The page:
Corporate tax bill passes—but not the smell test
At least this morning’s New York Times got the headline right: “A Tax Bill, Full of Breaks, Passes Senate.”
But to honor Jacques Derrida—“I always dream of a pen that would be a syringe, a suction point rather than that very hard weapon”—I can’t help but parse the story’s first paragraph, thereby making my life, and yours, more complicated and, more or less, in a relative sense, vis-à-vis, ceteris proximally paribus, more frustrating. But I’m still not as bad as the U.S. Senate, which deconstructed our future.
The first paragraph in Edmund L. Andrews‘s story:
After nearly three years of jockeying by legions of business groups, the Senate passed a $137 billion corporate tax bill on Monday that gave something to almost everyone.
“Something to almost everyone”? Only if you’re a corporate citizen. Considering what the senators have done to us ugly bags of mostly water, let’s hope that they will someday be hoist by their own Picard.
On down in the story, Andrews does give voice to John McCain, who said of the corporate tax bill, “It is the worst example of the influence of special-interest groups I have ever seen.”
But as for depth, well, Andrews merely splashes around in the shallow end, saying:
Technically, the new law is projected to be revenue-neutral for the Treasury because it pays for the new tax breaks by closing down many tax shelters, eliminating some tax preferences, and increasing customs fees on imported goods.
He just parroted the official line. Go to the Center on Budget and Policy Priorities for a reality check. The center’s Joel Friedman, writing just before the bill passed, noted that the bill finances “a raft of new corporate tax cuts” and then really started plucking the chicken:
Many are narrowly focused, special-interest tax breaks that offer no benefit to the economy as a whole. These tax cuts only serve to erode the corporate tax base at a time when corporate tax revenues have fallen to historically low levels, and evidence of corporations engaging in tax-avoidance schemes is abundant. …
In fact, despite an official cost estimate that shows the bill to be deficit neutral, the measure is likely to lead to higher deficits in the future. The bill includes a number of temporary tax cuts, many of which are candidates for inclusion in the growing list of “extenders”—those temporary tax cuts that are routinely extended. If these new tax breaks are extended in coming years without being paid for—a likely scenario in the absence of pay-as-you-go rules that require the cost of such tax to cuts be offset—the result will be higher deficits.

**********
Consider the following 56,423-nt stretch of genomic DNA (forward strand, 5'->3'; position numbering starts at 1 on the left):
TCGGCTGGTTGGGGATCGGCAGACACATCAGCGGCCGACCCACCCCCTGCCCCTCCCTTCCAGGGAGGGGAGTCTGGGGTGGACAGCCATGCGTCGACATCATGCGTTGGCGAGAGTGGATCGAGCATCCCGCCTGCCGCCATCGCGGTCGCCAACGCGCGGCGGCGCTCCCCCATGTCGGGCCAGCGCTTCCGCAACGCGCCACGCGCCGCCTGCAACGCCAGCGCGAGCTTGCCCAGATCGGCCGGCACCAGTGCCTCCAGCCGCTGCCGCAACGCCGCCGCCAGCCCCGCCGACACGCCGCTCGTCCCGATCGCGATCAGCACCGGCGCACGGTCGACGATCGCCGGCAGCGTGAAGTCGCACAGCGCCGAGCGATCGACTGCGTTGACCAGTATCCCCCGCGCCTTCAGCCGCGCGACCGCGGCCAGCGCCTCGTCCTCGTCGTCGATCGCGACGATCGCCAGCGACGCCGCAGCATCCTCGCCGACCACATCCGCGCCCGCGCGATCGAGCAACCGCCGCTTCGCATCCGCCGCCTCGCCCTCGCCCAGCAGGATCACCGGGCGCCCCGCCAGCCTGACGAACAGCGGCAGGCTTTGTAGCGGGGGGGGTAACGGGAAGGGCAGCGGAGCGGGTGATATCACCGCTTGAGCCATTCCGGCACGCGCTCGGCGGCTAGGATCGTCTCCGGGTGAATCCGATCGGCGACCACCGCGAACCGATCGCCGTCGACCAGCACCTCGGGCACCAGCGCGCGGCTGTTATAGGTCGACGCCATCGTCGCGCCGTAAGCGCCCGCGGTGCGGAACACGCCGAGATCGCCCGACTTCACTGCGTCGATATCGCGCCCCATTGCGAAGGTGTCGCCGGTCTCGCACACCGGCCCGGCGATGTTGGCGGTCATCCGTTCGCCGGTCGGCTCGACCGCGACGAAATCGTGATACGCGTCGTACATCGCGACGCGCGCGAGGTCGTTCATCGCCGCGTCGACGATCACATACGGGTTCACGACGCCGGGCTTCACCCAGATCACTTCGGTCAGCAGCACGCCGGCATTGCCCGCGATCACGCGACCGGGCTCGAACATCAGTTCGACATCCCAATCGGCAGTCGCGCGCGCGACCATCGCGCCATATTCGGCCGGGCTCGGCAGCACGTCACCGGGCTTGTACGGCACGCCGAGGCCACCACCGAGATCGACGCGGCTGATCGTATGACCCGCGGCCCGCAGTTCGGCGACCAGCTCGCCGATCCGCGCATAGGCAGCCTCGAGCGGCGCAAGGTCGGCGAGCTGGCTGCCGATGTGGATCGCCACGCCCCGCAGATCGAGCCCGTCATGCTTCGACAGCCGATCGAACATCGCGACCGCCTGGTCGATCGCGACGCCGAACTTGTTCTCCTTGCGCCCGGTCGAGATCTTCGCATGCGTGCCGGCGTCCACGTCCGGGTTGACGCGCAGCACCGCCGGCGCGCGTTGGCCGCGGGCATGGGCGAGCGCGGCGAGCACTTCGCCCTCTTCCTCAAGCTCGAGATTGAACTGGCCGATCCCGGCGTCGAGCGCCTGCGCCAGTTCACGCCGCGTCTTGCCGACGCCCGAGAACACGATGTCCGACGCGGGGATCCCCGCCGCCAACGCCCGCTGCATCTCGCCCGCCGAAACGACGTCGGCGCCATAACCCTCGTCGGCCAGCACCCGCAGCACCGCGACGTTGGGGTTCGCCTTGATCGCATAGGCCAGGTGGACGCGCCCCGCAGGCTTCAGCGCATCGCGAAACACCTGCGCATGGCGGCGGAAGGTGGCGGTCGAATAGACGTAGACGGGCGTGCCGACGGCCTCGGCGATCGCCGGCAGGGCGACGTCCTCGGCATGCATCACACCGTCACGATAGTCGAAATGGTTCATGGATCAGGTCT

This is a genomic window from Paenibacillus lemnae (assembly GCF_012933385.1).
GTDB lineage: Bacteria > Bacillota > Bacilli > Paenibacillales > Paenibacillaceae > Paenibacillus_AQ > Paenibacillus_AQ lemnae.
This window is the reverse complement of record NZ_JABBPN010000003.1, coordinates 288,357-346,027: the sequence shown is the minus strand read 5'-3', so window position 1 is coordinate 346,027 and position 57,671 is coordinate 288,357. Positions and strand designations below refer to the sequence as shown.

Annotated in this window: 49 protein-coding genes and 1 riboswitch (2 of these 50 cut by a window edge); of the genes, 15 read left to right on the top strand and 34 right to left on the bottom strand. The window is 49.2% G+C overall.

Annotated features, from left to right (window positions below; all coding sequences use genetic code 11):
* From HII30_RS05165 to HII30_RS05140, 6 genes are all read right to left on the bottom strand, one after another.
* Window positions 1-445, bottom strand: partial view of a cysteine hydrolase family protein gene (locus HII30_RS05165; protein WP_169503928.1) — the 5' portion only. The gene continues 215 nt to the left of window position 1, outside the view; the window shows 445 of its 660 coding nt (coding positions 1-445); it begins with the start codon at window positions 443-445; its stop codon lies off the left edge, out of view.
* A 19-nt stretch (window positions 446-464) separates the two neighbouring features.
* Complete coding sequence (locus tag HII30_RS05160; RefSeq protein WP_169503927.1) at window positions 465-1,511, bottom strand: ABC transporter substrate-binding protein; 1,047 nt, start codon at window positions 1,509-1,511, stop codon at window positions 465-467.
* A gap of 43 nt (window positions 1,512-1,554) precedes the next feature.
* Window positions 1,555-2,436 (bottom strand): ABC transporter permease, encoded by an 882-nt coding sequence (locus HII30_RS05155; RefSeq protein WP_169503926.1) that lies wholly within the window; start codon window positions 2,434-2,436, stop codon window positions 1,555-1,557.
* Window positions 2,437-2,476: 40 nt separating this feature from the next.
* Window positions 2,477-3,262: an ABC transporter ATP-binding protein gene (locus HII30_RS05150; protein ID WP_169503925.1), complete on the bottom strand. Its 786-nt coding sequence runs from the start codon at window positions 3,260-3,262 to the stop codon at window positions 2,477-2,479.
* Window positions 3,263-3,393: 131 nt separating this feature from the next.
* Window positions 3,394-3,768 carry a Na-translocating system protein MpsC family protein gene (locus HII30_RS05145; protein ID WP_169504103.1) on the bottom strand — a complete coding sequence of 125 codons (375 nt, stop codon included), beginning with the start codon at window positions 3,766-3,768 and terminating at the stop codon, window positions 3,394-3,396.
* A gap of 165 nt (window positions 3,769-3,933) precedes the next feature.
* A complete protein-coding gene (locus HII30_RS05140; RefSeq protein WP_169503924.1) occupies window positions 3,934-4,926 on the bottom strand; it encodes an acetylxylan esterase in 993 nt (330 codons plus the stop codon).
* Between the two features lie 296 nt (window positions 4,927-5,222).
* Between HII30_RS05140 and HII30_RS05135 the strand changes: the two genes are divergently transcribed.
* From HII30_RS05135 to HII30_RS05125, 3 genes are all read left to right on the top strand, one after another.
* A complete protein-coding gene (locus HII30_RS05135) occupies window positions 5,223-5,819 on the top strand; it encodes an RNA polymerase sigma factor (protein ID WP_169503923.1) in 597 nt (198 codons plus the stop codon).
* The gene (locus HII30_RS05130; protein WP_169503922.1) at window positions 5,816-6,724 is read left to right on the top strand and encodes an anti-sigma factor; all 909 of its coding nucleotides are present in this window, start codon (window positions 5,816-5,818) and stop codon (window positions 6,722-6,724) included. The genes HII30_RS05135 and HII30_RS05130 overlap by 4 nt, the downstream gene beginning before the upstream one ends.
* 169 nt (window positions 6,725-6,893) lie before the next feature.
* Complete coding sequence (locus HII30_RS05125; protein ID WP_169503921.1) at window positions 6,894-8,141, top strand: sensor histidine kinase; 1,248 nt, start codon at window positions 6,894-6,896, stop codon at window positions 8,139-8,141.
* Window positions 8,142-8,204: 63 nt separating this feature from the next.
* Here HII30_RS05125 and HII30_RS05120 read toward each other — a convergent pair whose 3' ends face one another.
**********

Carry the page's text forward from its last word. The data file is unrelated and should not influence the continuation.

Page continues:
Congress and the Bush regime just played the ol’ shell game with this bill and the misnamed “middle-class tax-cut” bill (which came up in the Cheney-Edwards debate; see this Bush Beat item).
Regarding the corporate tax bill, the Times‘ Andrews naively writes that George W. Bush “has indicated he will sign the measure despite White House concerns that it is overloaded with special-interest provisions.” That’s malarkey about White House “concerns.” The Bush regime, which includes leaders of the GOP-controlled Congress, knew that senators of both parties would waddle over to the trough and slurp up the bill’s “surplus” so they could excrete it as a steaming pile of pork-barrel projects. The structure of this session’s two major tax bills is all part of the White House’s shrewd strategy to reward corporations at our expense.
No parsing is necessary to understand the conclusion reached by the center’s Friedman:
The corporate tax package should not be viewed in isolation. It should be seen in the context of the “middle class” package signed into law on October 4. The tax cuts in that legislation cost $146 billion through 2014, with none of the costs being offset. The revenue-raising provisions in the corporate tax bill could have been used to offset nearly all of those costs.
In other words, Congress could have extended those popular “middle-class” tax cuts without damaging the budget. Instead, Congress chose a far more fiscally irresponsible approach. It used the revenue raised from repealing an illegal export subsidy and closing corporate tax shelters to pay for a dizzying array of new, mostly corporate tax breaks, while using deficit-financing for the “middle-class” bill.